West Indian medical sub Shamarh Brooks admits he hadn’t batted for two days before he was sent out to face a daunting Australian attack after his teammate was forced to retire hurt.
Brooks came to the crease hours after Nkrumah Bonner retired hurt following a heavy blow to the back of his helmet.
Bonner was struck by a Cameron Green bouncer early on day three in the First Test, but bravely batted on for another half-hour before reporting dizziness as he was taken from the ground.
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Brooks said he was too focused on “servicing” his teammates in the nets instead of batting himself before he was called upon with the match in the balance at 4-211.
“There was a bit of deliberation in terms of the situation – the captain came to me, I had the bib on the whole game and told me, ‘just prepare yourself to come and bat for the team’,” he said on Friday.
“I think that was just after lunch. Then the decision was made and I had to get myself mentally ready to go out there and do the business for the team.
“I was just servicing the players and making sure they were actually ready to do the job.
“My last hit would have been on the first day of the game. But between yesterday and today, I didn’t actually have a hit.
“Usually I would have a hit normally, but I was servicing the other guys because we know it’s a batting day today so I was just trying to get the other batters ready. Other guys were having a hit in the nets.”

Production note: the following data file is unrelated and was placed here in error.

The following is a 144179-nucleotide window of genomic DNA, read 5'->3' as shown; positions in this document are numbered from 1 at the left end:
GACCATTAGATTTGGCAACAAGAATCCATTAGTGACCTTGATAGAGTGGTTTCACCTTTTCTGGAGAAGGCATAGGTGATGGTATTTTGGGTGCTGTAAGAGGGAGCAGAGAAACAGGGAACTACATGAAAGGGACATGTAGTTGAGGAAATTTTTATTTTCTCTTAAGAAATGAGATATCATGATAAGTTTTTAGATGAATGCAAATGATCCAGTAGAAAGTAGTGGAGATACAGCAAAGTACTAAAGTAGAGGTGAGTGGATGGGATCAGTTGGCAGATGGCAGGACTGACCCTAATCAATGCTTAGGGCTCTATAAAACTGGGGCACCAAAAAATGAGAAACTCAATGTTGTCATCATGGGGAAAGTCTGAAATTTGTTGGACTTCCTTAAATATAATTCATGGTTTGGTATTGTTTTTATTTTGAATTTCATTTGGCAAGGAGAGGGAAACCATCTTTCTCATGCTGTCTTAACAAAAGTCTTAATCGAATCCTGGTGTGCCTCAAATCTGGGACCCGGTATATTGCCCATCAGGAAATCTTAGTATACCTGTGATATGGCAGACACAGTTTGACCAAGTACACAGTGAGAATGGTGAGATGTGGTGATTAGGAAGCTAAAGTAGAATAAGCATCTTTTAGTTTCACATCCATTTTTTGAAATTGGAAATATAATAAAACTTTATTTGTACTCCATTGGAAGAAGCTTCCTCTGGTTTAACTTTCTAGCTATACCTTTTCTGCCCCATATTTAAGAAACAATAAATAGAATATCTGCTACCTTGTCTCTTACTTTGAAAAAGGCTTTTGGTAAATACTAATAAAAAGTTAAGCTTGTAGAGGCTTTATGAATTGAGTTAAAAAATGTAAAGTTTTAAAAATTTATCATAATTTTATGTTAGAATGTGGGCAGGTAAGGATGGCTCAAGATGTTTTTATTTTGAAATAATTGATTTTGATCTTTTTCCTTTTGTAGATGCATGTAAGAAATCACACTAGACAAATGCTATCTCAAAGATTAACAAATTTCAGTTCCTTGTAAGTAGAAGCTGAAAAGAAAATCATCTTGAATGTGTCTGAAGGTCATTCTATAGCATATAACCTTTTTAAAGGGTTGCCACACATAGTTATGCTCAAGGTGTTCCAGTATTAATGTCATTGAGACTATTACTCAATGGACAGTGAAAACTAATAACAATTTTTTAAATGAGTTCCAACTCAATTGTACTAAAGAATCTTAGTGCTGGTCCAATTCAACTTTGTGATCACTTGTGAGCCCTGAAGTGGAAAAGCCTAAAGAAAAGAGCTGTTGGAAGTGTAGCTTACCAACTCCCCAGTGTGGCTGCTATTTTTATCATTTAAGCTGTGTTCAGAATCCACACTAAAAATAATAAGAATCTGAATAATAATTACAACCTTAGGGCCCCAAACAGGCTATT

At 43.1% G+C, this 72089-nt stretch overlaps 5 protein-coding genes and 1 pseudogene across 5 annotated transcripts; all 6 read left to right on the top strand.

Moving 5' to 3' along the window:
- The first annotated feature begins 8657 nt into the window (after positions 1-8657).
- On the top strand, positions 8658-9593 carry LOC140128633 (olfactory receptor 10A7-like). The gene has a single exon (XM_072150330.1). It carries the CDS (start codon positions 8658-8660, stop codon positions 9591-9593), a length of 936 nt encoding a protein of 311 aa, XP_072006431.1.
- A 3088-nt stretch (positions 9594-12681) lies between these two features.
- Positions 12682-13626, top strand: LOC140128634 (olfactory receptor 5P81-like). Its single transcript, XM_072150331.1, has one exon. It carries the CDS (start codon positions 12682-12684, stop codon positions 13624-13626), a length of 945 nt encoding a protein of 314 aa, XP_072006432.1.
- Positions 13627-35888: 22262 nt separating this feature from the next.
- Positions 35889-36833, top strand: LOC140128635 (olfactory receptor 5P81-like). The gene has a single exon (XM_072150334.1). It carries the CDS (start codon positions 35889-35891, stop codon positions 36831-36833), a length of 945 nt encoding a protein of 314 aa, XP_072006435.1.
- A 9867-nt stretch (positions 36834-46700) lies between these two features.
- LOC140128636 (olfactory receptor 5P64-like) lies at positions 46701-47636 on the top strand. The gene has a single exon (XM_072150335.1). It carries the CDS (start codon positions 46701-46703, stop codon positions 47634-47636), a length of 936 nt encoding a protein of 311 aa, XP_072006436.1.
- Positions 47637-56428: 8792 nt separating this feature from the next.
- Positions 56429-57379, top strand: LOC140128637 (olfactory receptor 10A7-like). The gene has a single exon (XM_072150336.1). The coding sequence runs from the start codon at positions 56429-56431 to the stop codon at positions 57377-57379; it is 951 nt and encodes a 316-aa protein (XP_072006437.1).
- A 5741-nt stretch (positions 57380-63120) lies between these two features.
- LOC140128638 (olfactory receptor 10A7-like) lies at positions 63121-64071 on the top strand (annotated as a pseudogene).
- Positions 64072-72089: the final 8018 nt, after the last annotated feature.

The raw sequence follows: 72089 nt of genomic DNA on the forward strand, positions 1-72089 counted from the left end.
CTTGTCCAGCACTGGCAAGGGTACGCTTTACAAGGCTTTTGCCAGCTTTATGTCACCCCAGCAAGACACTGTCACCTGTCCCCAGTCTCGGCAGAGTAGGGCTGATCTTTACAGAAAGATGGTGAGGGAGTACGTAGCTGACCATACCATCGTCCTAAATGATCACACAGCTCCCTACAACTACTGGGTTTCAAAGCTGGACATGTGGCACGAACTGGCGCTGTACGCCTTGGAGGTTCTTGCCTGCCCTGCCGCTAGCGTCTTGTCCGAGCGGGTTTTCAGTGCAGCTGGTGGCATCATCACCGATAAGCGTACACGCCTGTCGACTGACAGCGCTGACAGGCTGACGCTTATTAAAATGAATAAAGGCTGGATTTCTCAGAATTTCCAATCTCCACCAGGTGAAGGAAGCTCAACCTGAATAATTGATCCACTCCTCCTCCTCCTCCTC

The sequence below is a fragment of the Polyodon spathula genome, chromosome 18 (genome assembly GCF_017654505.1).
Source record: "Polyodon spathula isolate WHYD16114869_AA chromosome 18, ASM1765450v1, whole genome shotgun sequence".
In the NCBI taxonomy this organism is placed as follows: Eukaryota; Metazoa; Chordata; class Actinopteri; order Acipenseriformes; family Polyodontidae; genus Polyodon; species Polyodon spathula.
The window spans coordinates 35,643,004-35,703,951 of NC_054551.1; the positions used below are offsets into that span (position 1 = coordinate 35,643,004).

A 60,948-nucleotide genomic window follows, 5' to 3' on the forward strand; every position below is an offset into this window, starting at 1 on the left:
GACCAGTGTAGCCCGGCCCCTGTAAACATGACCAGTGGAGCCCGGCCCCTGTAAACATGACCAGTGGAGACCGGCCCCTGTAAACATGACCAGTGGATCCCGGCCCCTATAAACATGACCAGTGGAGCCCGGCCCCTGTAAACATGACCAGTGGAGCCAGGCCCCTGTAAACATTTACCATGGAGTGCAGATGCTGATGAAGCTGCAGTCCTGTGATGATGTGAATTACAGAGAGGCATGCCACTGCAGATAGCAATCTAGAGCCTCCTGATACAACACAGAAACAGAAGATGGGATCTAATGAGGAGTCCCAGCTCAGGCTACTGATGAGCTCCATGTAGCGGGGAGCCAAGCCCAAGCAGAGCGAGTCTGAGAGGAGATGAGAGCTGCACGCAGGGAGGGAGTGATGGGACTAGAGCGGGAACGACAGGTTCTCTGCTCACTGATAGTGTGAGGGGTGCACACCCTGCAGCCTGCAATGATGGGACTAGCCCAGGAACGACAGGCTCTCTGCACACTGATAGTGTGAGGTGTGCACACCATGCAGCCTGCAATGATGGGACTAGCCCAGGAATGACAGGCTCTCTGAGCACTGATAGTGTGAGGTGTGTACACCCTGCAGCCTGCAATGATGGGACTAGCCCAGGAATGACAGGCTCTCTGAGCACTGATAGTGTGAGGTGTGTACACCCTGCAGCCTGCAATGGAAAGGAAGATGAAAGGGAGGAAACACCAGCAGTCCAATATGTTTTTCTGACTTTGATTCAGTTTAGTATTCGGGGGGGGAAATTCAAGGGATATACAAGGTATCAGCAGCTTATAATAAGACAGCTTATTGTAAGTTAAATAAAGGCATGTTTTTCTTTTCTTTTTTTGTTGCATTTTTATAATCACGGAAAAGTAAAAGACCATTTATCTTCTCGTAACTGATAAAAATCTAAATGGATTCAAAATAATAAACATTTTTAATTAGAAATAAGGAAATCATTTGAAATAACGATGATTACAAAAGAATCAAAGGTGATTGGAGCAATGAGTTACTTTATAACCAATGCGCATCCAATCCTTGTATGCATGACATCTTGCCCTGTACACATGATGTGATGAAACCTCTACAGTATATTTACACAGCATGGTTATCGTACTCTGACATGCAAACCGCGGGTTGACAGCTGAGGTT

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The 34-year-old, who is yet to cement himself in the West Indies line up, said he “enjoyed” the challenge of facing up to the Australians.
“I wouldn’t say it was a rude awakening but it was a good start for me in terms of facing the guys in my first time playing cricket in Australia,” he said.
“I just basically played a lot of things that I saw in my mind over the last day and a half (in the field) and looked at some of the areas the guys were bowling – that was in terms of getting myself ready.
“It was a very good challenge out there today.”
Bonner is recovering after the Green strike, with the team manager confirming he was “up and about” after the brutal blow.
Brooks said he hoped he could emulate the likes of Australian batsman Marnus Labuschagne, who got his start as a concussion sub for Steve Smith in the Ashes – and has held his spot since.
“Yeah definitely, we still have a second innings to be played,” he said.
“What can I say, it’s just to go out there and give a good account. Try my best to save the game for the team or whatever the situation may be at that time.”
Brooks said his focus was now to try and “save” the Test for the West Indies.
“(Australia) having a 300-plus runs as a lead I guess might be a bit of a reach in terms of winning the game. I think we just need to try to restrict them as much as possible and set up our shot to save the game over the next day and a half,” he said.
“Four or five sessions, I think that is what they will give us because I think it’s still a good batting pitch.”
Australia are 1-29 heading into day four, with an overall lead of 344 runs.